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Amateur Radio Volunteers in Puerto Rico Meet a Variety of Communication Needs


Amateur Radio volunteers deployed as American Red Cross volunteers to Puerto Rico, as part of the “Force of 50” last weekend, have been focusing their efforts where their help is most needed.

“The American Red Cross gave us priority directive to move six of our operators to various highly impacted sites on the island,” volunteer Valerie Hotzfeld, NV9L, said in an October 3 update.

“As requested, we are able to allocate any spare Amateur Radio operators to the nine urgent hospital locations,” she continued. Both reallocations will happen today (October 4). According to the October 3 update, not enough ARC-affiliated operators are available to cover all nine locations, and the team is encouraging local radio amateurs to cover the gap.

The Puerto Rico volunteers and local hams alike have successfully passed “lots of traffic” to net control, which has been forwarded on to the right agencies. Some examples included getting an oxygen tank to a nursing home resident and insulin to a diabetic youth.

“Caguas Mennonite Hospital requested more inventory tomorrow, as all inventory received today had been used up. Ryder Hospital on Humacao has asked for fuel and water. Remote hospitals are asking if we can put communications in the Centro Medico (Medical Center), so they send information on transferring patients,” Hotzfeld said.

“We are still trying to figure out how to service the power and water utility requests for Amateur Radio operators to assist in bringing up the power and delivering millions of gallons of water from Arecibo to San Juan,” she added.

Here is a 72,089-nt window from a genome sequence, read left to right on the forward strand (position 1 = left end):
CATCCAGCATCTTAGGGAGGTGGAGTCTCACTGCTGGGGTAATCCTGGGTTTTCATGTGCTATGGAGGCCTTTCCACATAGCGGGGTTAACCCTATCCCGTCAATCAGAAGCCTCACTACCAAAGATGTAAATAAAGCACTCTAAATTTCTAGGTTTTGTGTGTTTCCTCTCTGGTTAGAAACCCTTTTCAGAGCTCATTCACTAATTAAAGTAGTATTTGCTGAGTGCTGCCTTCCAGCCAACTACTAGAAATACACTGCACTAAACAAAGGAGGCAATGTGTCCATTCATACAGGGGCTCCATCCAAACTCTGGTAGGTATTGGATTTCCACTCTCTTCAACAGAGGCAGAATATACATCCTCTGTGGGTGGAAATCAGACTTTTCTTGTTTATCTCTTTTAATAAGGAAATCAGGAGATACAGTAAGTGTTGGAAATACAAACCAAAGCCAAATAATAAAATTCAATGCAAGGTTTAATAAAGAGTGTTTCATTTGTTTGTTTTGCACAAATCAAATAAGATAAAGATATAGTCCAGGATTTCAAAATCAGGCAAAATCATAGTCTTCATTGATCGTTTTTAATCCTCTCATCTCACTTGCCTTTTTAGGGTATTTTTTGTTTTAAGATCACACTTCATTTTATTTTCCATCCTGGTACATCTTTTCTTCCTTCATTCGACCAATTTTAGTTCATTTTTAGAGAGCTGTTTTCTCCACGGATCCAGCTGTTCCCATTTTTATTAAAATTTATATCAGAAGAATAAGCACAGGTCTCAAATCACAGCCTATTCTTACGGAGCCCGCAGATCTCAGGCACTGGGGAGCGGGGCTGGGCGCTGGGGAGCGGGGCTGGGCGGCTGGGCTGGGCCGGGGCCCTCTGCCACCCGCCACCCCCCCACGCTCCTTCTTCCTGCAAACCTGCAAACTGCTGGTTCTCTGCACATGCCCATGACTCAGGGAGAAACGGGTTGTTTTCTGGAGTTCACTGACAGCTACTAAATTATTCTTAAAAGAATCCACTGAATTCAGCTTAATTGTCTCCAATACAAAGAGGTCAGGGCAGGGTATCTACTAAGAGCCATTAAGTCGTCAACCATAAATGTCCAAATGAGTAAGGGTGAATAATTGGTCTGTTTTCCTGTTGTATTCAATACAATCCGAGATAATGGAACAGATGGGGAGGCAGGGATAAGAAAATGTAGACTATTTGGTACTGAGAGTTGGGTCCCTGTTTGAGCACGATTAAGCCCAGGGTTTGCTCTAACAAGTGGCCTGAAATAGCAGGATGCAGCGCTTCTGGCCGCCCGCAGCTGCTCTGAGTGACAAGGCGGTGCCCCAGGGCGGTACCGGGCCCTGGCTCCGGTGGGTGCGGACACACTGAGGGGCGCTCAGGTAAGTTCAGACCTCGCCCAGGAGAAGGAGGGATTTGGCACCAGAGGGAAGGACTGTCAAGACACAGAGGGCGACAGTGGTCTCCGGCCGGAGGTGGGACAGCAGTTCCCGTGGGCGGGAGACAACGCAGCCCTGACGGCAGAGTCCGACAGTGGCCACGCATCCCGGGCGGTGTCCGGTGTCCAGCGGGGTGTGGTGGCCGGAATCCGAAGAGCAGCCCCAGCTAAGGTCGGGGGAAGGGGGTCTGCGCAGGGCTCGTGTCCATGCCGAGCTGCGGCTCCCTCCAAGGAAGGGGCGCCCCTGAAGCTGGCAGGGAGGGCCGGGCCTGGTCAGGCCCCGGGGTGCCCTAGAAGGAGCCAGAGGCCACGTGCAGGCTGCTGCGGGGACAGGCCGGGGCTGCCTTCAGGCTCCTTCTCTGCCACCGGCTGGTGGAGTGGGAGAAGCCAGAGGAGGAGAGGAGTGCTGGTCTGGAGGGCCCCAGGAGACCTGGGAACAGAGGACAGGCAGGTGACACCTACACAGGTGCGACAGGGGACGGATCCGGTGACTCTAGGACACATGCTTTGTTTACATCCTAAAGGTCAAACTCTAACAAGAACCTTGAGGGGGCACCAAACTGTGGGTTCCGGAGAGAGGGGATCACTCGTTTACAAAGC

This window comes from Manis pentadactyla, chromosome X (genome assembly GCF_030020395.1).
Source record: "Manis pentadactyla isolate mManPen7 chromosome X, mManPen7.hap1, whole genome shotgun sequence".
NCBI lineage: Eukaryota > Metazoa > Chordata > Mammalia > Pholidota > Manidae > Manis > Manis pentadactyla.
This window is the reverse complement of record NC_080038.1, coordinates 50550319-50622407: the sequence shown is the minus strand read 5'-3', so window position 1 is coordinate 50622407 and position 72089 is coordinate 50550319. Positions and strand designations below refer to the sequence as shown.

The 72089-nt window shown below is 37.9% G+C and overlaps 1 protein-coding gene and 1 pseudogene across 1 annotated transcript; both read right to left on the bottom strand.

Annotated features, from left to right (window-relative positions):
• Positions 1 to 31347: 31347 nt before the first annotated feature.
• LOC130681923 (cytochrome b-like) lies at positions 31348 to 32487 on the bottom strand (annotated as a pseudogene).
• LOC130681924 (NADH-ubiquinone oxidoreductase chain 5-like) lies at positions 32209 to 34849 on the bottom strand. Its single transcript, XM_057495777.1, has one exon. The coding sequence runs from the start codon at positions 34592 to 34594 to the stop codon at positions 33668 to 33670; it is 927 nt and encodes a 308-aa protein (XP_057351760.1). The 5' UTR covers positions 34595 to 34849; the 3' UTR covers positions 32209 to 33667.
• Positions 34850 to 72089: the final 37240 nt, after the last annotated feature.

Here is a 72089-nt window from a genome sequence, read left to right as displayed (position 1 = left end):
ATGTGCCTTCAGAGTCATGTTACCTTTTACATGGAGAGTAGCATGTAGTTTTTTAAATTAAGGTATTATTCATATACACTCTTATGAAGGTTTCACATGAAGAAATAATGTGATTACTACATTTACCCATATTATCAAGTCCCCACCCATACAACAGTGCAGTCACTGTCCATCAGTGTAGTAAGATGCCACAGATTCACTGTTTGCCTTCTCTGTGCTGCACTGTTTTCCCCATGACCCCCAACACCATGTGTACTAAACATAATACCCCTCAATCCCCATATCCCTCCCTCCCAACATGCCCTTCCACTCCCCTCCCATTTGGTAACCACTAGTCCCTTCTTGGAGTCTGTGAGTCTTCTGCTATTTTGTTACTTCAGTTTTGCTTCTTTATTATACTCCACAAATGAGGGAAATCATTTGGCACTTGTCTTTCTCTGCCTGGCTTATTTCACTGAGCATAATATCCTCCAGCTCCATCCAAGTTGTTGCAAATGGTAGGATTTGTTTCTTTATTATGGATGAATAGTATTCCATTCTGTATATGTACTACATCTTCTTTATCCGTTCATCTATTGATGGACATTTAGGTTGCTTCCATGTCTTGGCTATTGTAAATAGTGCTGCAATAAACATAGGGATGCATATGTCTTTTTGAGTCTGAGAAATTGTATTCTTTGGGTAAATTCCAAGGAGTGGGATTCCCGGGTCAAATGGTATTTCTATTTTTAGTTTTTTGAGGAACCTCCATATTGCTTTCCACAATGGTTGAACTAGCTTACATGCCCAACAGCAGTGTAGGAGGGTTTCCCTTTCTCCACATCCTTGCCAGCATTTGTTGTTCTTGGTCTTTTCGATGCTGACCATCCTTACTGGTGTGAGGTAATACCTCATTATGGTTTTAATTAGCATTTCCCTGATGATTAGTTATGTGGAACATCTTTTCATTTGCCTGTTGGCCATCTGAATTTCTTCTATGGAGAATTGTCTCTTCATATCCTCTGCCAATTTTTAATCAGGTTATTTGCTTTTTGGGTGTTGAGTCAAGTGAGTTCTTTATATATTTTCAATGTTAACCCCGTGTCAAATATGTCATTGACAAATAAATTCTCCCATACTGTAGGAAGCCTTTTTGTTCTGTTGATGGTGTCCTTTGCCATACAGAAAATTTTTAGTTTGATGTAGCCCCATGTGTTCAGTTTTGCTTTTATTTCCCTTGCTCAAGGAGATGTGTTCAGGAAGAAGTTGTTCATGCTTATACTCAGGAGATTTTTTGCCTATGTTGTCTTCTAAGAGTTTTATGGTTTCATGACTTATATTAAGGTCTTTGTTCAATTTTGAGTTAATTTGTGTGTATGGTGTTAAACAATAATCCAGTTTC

Volunteers Jeremy Dougherty, NS0S, and Bobby Price, KB4ROR, are in Yauco. “We installed our rigs in the fire truck and gave them our handhelds. It left us no other radio for local contact,” the pair reported on October 3.  They reached out to Marcos Pereda, KP3CA, in Yauco, who loaned the team his FTM-100DR to use while they’re on the island. They didn’t have an antenna that would offer sufficient range, so they improvised, fashioning a “tape measure” 5 element Yagi, using supplies from a local hardware store and a coax jumper from their extra HF radio.

And they did a good deed too. “While we were on the roof, we found that the Puerto Rican flag pole had fallen down,” they reported. “We fixed that first. We installed everything and made contact with N5TGL and N0CSM who are 50 miles away [using] the repeater between us.”

There have been problems filling resource requests from remote areas of the island. A message was relayed on WinLink via VHF repeater by Juan Sepulveda, KP3CR, from volunteer team members in Mayagüez on behalf of the mayor in Lares, Roberto Pagán, who had put out an urgent call for water for the town of some 5,000. The sender told the mayor that he would see to it personally that the Red Cross followed through with his request.




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